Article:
Classic Tetris World Championship: A Tetris Tournament

NES Tetris Gameplay
Gameplay of NES Tetris

The Classic Tetris World Championship (CTWC) is an annual tournament where Tetris Masters compete against each other head to head. The event uses the Nintendo Entertainment System (NES) version of Tetris. Every year, players from around the world travel to Portland, Oregon to compete at the CTWC.

The 2024 Classic Tetris World Championship will be at the SoCal Retro Gaming Expo in Pasadena, CA on June 7-9.

Watch all of the recorded Annual CTWC matches below.

Annual CTWC Timestamps

The Gold Bracket is the main event where the players compete to become the Tetris World Champion. The other brackets are lower tiered brackets that give more players the opportunity to participate in a Tetris match.

I found this tournament after the 2016 CTWC Finals appeared on the YouTube homepage under the gaming section. I do not know why YouTube recommended this video, but it did. Based off some of the YouTube comments, I was not the only one to find myself watching this without actively searching for it. I now look forward to watching the tournament every year, and you can find out when the next one will happen at CTWC website.

How does each game at the Classic Tetris World Championship work?

In each game of the main event, both players play Tetris at the same time on different NES stations. Both players get the same piece sequences. In each game, the player with the higher score wins.

Here are the 3 scenarios that can happen at the competition.

  1. Trailing player “tops-out,” or allows the blocks to reach the top of the screen (leader wins)
  2. Leader tops-out; trailing player fails to match that score before topping-out (leader wins)
  3. Leader tops-out; trailing player passes that score (trailing player wins)

In Scenario 1, the leader automatically wins the game as they already have the higher score. In Scenarios 2 and 3, the trailing player keeps playing in hopes of beating the leader’s score and win the game. If they fail to beat that score before topping out, the leader wins.

Here are more details on how a CTWC game works.

Jeff Moore and Jonas Neubauer compete at the Finals of the 2016 Classic Tetris World Championship
Jeff is about to do a Tetris. The hearts below the names indicate how many games a player has won. The total scores are above the player’s board. The red or green numbers (located below the total score) shows the difference in points.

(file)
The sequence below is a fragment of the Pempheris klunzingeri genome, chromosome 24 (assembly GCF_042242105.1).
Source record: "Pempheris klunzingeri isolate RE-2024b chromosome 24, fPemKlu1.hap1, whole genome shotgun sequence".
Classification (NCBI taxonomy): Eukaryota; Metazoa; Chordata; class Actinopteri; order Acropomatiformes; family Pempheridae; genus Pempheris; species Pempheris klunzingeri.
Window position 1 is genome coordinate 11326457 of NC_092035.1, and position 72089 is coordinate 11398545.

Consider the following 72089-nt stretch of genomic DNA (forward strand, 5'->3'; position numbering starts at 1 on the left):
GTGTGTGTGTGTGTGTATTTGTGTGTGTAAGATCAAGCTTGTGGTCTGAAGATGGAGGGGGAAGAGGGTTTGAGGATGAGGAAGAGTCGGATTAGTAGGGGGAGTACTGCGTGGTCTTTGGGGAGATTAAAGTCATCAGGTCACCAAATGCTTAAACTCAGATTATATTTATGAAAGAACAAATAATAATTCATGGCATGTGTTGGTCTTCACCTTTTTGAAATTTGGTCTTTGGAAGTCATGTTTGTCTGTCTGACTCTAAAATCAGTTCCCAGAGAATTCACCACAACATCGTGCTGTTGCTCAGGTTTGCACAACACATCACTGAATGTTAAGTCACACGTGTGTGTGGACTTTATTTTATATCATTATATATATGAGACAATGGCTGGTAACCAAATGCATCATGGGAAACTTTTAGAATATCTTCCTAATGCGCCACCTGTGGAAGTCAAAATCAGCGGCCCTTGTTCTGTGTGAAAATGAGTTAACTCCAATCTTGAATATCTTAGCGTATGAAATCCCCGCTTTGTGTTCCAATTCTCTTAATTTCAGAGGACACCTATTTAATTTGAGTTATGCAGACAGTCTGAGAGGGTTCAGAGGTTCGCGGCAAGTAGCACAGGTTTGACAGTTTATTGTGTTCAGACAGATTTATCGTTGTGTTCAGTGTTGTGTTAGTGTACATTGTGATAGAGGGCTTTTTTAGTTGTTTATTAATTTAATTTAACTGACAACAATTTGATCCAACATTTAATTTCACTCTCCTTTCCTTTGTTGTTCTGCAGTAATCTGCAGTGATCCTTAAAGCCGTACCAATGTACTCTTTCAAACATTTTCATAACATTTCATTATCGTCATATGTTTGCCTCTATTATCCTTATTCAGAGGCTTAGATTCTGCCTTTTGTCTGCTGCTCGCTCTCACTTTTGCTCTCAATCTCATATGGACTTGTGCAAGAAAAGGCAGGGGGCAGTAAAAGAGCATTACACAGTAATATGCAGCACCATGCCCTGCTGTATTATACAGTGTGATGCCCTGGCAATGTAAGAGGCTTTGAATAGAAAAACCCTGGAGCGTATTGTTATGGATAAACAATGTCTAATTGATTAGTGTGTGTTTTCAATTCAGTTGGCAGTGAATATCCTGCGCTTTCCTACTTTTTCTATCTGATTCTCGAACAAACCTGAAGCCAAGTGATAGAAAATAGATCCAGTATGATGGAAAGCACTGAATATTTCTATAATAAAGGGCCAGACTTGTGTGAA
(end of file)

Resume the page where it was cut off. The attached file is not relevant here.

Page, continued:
Format of the Tournament

The qualifiers happens on Friday and Saturday. The Top 48 advance to the Main Tournament, which is a Single-Elimination Playoff. Each match is a Best of Five and all games start at Level 18.

Round 0-1 of the Main tournament begin on Saturday.

On Sunday, the Top 16 compete against each other to become the next Tetris World Champion.

Terms to be familiar with when watching the CTWC

Burn: Clearing lines that are not Tetrises. Although it does not score as much points per line as a Tetris, it is necessary to burn lines in order to stay in the game and avoid topping out.

Drought: When a player goes through 13 or more pieces without an I-piece.

Tetris: Clearing 4 horizontal lines at once, it scores the most points per line cleared. When a player does a Tetris, you might hear the announcer say, “Boom! Tetris For [Name]”.

Tetris Rate (TRT): The percentage of lines cleared with a Tetris out of the total lines cleared. A rate of 60% puts a player on pace to maxout the game.

Level 29 Killscreen: The term, “Killscreen”, has become mostly obsolete for Level 29. At Level 29, the pieces fall at the fastest speed in the game. It is impossible to move pieces left and right by holding the buttons on the controller. The Rolling technique makes it possible for players to survive indefinitely.

Level 39 Super Killscreen: To prevent games from going on indefinitely, the tournament modified the game to add a faster speed at Level 39. It goes twice as fast as the Level 29 speeds. This incentivizes players to go for Tetrises, instead of clearing singles and doubles indefinitely.

Where to learn more about the Classic Tetris World Championship

If you want to know more about this tournament, check out this video

Watch CTWC live by following their Twitch and YouTube channel.

YouTube Channels

Twitch Channels

Follow CTWC on social media for up to date information.

One more thing to note is that there are things in NES Tetris that are different from Modern Tetris games. Over the years, there were new mechanics that have been added to Modern Tetris it different from the NES Tetris that you see at the CTWC.

Be sure to check out my other articles on CTWC here.